++i;
        } else if (bit_offset == 4) {
            left_ascii = left_ascii << 4;
            left_ascii = left_ascii >> 2;
            auto right_ascii = Base64Encoder::next_ascii(i, s, length_of_s);
            right_ascii = right_ascii >> 6;
            left_ascii = left_ascii | right_ascii;
            b64_encoded = get_base_64_char(static_cast<ulong>(left_ascii));
            bit_offset = 2;
            ++i;
        } else { // offset is 2
            left_ascii = left_ascii << 2;
            left_ascii = left_ascii >> 2;
            b64_encoded = get_base_64_char(static_cast<ulong>(left_ascii));
            bit_offset = 0;
            ++i;
        }
        encoding << b64_encoded;
    }

    // Checking if padding in form of appending '=' is required.
    if (bit_offset || length_of_s < 2) {
        encoding << '=';
        if (length_of_s == 1) {
            encoding << '=';
        }
    }

    return encoding.str();
}

// returns next ascii character if index is in string or a zero byte which happens if we are at the end of string
// and there is no next ascii character filling up our 6 bits which we need for a base64 encoded char - in this case
// we also need padding.
const unsigned char Base64Encoder::next_ascii(size_t current_index, const std::string s, size_t length_of_s) {
    size_t next_index = ++current_index;
    if (next_index < length_of_s) {
        return static_cast<unsigned char>(s.at(next_index));
    }
    unsigned char zero_byte = 0;
    return zero_byte;
}

Example usage main.cpp:

#include <iostream>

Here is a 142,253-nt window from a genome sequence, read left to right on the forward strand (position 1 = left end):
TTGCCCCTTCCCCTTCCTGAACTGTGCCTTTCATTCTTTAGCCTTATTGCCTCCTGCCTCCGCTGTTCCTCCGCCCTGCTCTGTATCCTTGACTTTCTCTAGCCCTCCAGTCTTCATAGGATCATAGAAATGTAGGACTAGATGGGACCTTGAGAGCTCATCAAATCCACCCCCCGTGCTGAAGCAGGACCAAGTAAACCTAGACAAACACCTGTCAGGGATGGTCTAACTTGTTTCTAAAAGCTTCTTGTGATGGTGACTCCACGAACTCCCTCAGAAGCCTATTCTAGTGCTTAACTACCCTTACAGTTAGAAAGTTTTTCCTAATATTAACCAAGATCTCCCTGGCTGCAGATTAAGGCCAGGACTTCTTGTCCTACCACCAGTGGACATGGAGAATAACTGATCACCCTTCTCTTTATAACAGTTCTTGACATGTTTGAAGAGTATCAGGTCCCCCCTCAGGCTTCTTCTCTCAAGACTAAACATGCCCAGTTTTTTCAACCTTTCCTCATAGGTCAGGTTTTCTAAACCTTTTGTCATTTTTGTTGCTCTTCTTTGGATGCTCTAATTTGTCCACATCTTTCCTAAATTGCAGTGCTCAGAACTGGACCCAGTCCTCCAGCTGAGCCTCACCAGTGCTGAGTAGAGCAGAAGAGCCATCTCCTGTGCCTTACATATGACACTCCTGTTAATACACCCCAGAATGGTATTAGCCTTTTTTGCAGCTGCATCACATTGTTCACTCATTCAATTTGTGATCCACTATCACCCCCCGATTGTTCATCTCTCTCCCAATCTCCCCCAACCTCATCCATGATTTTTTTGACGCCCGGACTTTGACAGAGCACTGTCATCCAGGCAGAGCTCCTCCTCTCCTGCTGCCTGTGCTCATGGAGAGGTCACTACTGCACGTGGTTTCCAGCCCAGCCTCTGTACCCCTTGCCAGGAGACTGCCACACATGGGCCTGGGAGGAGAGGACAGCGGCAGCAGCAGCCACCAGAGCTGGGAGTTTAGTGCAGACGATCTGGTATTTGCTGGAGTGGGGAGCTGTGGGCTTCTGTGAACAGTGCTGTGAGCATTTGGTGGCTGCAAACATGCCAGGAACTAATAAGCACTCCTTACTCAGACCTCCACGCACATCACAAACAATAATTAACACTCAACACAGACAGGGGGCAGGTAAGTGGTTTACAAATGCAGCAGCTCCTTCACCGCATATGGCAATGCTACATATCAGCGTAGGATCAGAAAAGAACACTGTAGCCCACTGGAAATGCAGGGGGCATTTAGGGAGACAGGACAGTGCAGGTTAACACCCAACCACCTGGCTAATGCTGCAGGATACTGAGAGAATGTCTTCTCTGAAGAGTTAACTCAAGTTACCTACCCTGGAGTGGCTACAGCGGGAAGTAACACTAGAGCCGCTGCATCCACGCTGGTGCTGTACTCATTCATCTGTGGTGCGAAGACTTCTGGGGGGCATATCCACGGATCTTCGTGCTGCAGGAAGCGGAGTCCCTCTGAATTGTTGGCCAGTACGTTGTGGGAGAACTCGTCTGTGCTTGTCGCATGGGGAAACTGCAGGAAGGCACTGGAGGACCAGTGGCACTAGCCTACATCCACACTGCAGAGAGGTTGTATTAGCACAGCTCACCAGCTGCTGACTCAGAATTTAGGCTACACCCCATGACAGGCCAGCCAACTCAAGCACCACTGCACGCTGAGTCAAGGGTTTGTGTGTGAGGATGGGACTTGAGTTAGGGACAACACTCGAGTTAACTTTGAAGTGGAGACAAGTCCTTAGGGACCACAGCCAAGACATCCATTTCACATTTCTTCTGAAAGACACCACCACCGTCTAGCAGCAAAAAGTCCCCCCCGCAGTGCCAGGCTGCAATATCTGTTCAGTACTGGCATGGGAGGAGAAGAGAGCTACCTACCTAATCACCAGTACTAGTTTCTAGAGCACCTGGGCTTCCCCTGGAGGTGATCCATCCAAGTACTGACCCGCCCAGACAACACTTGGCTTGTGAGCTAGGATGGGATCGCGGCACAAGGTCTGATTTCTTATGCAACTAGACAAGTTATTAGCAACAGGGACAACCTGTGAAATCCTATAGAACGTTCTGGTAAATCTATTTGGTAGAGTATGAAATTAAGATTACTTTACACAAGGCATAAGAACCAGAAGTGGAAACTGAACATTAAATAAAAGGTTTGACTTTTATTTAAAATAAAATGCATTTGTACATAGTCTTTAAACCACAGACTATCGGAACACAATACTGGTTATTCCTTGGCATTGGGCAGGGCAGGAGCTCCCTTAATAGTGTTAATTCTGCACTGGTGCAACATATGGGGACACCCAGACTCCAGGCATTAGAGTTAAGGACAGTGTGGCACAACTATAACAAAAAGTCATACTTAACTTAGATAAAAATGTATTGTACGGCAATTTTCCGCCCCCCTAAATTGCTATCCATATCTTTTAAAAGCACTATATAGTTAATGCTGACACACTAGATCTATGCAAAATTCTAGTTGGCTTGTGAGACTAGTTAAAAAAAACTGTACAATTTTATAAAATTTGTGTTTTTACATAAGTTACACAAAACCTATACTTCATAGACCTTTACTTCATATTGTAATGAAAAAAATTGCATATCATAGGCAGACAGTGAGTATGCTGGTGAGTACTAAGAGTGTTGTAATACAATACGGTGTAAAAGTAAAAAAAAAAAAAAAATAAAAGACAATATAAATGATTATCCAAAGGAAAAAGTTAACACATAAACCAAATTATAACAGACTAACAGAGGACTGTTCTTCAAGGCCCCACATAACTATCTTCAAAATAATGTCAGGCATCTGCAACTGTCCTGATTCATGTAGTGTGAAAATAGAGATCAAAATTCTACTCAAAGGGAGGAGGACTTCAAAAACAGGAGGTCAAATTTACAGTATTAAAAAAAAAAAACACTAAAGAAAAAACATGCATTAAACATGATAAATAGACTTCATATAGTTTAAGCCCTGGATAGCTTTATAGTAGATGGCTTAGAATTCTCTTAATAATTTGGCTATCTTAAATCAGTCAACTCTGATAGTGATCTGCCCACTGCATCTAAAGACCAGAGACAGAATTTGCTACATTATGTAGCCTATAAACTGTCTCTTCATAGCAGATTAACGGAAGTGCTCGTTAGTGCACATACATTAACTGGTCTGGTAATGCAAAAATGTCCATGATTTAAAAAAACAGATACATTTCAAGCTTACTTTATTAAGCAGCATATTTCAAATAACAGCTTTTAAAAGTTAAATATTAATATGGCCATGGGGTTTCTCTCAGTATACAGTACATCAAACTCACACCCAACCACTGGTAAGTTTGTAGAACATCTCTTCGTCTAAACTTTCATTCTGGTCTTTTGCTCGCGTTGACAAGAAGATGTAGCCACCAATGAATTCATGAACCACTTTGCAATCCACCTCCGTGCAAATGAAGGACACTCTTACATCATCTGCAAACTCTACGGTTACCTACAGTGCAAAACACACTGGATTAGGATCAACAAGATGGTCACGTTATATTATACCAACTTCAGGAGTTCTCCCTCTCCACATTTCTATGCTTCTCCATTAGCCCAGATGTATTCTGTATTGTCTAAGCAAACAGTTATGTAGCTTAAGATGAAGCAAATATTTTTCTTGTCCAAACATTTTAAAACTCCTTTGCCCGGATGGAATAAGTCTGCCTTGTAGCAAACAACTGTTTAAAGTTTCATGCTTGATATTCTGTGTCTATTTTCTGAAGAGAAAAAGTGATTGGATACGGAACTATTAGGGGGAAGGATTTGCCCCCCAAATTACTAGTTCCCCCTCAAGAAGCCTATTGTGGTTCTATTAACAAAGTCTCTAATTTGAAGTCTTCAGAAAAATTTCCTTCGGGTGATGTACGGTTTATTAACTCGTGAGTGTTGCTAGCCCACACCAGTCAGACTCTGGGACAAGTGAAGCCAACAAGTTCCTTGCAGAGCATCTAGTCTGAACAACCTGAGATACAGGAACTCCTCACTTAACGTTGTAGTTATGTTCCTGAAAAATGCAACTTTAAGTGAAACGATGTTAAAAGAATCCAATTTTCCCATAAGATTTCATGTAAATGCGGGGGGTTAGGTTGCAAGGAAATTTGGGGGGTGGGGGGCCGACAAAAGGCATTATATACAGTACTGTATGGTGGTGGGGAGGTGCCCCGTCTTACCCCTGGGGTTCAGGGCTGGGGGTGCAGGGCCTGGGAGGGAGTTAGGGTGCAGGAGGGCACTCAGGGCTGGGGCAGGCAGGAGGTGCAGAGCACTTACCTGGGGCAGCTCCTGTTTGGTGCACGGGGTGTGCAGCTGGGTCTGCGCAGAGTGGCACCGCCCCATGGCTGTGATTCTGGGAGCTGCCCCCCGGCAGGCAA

#include "base64encoder.h"

int main() {
    Base64Encoder b;
    const std::string s("Hello Base64!");
    std::cout << b.encode(s);
}
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  • 1
    \$\begingroup\$ I would change the comment. Your description of Base64 is not totally correct. => "Base64 encodes 4 bytes of ASCII A-Za-z0-9+/ characters into 3 bytes. It does this by using 6 bits to encode each character and thus has a limited character set. Messages are always a multiple of 3 in length and the '=' character is used to indicate terminator padding. \$\endgroup\$ – Martin York Feb 12 at 18:47
3
\$\begingroup\$
    Base64Encoder() = default;
    ~Base64Encoder() = default;

In general, if you want to explicitly provide special member functions, then explicitly provide them all. Others will advise that if you can avoid defining the special member functions, then do so. Read more here.

class Base64Encoder {
public:
    // ... no default operations declared ...
    const std::string encode(const std::string s) const;

private:
    // ...

    const std::string encode(const std::string s) const;

std::string requires <string> be included.

s is passed by value to const, which incurs an unnecessary copy. Consider using std::string_view if you have . Read more here.

    std::string encode(const std::string_view s) const;

Otherwise, pass by reference to const.

    std::string encode(const std::string& s) const;

    constexpr static unsigned char get_base_64_char(ulong number_of_char) {
        return base64_table.at(number_of_char);
    }

ulong is not a standard unsigned integer type. If you need a fixed-size integer, consider one of the types from <cstdint> (e.g. std::uint8_t). For this use-case, I'd just use std::size_t.

Is number_of_char a clear description of what the value represents? Would index be clearer?

Do you need the bounds checking of base64_table.at()?